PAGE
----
At about 11:28 a.m. PDT on July 6, Asiana Airlines flight 214 crashed at the approach end of runway 28L at San Francisco International Airport (KSFO). The next day, the New York Times reported that the aircraft sank 600 feet in nine seconds (a rate of 4000 feet per minute) less that a minute and a half from impact. That’s an extraordinary sink rate, equivalent to a vertical velocity of 45.4 miles per hour. If true, that would be newsworthy. Indeed, I argued in my previous post that there was a very rapid descent at about that time, necessitated by a too fast, too high, unstabilized approach. But nothing in the data I saw suggests a 4000 fpm descent. Indeed, NTSB chairman Deborah Hersman felt compelled to deny at her July 8 briefing that AAR 214 descended at 4000 fpm. How did the New York Times reach that conclusion, and was it a plausible conclusion from the data?

The New York Times graphic is reproduced below [Note: The link now points to the graphic as corrected by the Times]:

The New York Times credits FlightAware for the data. In my previous post, I produced a similar graphic, also using data from FlightAware, with the horizontal axis distance from the touchdown zone rather than time before crash. I’m reproducing that graphic below, slightly modified to make it clearer:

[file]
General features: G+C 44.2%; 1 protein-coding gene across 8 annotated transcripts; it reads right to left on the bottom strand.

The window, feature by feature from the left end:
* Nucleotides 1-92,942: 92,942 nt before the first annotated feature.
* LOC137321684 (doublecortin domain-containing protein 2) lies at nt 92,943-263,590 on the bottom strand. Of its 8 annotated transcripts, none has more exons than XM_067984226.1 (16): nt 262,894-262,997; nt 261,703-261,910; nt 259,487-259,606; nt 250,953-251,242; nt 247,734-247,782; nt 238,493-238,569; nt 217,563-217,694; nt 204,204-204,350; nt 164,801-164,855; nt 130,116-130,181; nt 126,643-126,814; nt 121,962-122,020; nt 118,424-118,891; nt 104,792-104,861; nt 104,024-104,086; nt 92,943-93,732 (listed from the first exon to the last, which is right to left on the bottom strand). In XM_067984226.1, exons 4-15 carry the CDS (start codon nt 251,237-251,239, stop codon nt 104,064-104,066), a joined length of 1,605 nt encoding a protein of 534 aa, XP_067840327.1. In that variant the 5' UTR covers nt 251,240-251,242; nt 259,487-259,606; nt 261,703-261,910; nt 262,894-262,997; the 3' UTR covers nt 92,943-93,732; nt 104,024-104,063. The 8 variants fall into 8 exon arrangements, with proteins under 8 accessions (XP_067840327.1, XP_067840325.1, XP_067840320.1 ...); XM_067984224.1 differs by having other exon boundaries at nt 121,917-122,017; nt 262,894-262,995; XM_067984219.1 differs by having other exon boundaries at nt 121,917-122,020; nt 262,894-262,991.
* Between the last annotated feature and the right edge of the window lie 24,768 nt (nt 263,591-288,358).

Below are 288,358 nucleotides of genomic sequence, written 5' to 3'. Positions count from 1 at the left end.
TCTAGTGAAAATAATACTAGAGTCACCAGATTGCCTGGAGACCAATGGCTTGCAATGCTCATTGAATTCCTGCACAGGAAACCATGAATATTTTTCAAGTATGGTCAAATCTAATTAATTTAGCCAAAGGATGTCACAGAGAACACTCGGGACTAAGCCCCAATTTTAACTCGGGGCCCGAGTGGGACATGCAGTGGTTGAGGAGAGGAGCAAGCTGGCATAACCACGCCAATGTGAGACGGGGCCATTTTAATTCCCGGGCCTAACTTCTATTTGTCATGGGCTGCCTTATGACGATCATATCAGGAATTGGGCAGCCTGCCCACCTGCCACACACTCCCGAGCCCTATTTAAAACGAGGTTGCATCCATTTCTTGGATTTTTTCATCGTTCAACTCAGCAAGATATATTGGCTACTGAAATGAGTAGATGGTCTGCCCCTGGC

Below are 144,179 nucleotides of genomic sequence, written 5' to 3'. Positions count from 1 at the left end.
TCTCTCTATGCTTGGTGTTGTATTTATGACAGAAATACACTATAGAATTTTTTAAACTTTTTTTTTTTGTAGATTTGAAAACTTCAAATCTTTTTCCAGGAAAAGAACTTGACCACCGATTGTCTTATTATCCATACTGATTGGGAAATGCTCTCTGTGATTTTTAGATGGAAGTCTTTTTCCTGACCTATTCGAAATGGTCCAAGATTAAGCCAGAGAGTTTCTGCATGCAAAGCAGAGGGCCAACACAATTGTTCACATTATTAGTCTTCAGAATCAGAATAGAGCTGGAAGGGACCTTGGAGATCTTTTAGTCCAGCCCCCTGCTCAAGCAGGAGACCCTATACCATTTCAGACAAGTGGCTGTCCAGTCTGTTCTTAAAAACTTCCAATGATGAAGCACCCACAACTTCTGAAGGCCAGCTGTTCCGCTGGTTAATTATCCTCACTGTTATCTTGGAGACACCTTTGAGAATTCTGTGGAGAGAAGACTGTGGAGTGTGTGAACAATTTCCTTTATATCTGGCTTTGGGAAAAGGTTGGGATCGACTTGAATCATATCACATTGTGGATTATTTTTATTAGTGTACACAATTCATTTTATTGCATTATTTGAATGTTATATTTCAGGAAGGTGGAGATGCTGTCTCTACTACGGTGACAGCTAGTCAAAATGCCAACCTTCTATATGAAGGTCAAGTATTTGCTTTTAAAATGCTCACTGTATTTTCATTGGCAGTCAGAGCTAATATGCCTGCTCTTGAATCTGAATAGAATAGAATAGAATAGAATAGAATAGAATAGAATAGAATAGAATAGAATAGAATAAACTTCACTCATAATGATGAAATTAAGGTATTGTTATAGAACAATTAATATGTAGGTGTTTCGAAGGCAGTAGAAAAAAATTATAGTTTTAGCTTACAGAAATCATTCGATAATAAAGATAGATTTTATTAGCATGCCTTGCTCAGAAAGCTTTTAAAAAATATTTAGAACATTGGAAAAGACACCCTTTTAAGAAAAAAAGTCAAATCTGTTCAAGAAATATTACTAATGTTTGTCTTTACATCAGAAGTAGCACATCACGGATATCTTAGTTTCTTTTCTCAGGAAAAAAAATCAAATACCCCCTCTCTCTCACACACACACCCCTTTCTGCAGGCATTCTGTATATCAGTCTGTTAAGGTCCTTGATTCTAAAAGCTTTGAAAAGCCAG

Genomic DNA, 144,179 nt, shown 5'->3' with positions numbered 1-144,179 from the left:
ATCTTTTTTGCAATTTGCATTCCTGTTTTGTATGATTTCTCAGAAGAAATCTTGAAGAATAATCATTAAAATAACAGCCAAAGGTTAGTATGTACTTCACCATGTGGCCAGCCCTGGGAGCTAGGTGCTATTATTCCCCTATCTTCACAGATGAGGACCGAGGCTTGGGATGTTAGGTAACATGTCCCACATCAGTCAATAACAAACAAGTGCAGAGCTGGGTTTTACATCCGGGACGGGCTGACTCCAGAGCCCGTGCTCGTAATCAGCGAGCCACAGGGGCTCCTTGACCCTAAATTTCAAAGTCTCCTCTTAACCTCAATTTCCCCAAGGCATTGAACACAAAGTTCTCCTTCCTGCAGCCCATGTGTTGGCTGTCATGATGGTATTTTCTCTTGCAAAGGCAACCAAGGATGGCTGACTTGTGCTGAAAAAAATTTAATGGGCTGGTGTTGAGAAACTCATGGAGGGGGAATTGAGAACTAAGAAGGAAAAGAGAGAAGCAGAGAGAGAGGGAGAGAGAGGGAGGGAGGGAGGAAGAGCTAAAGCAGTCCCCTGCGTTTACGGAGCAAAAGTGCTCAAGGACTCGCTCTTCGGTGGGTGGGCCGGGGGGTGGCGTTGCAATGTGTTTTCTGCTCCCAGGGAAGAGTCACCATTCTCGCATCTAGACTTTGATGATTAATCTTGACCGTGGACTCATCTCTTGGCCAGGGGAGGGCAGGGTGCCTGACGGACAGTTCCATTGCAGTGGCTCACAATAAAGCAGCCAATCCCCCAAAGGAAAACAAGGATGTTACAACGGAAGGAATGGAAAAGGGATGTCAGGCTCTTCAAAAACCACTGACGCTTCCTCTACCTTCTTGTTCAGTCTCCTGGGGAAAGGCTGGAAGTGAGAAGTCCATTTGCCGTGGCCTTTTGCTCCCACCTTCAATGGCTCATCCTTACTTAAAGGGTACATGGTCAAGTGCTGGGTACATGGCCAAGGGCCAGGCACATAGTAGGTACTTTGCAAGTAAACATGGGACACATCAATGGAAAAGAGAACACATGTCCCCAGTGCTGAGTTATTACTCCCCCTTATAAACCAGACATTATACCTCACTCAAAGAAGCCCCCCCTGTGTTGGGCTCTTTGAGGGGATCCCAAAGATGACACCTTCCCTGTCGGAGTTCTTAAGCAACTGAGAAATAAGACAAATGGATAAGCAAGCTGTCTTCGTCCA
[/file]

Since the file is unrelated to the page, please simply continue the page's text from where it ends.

Our plots agree in some aspects, and differ in others. First, it’s clear the data is from the same source. We plot the same data in the vertical direction (I have one later data point than they do), with points at 3100 ft, 2800 ft, and so on. Their curve is generally more concave up. That makes sense, because their axis is time and mine is distance. A linear descent path on my plot would be concave up on theirs, because as the plane slows, it’s descent rate also decreases.

What’s not clear, though, is why they show such a short time interval between the points at 1400 ft and 800 ft, when I show a much longer (distance) interval. Because descent rate is just vertical distance travel per unit time, incorrectly labeling the time of the data points can give a big error. I believe the time interval was closer to 26 seconds than 9 seconds. Of course, that makes all the difference in the world. Which is right (or closest to right), and how would we get that from the data?

The data we both (apparantly) used is available here for now. I’ve reproduced the table as a graphic (with most of the flight cut out) below:

A couple things stand out right away. The first is that the time is given in hours and minutes, not hours, minutes, and seconds. So it’s impossible to tell (from this data set) how many seconds there are between each data point. A second point to notice is that the rate of descent is given, but the units for that rate are not given. For the period in question, the rate is given as -1,380. The units are certainly feet per minute, as can be verified by looking at a long range descent in the data.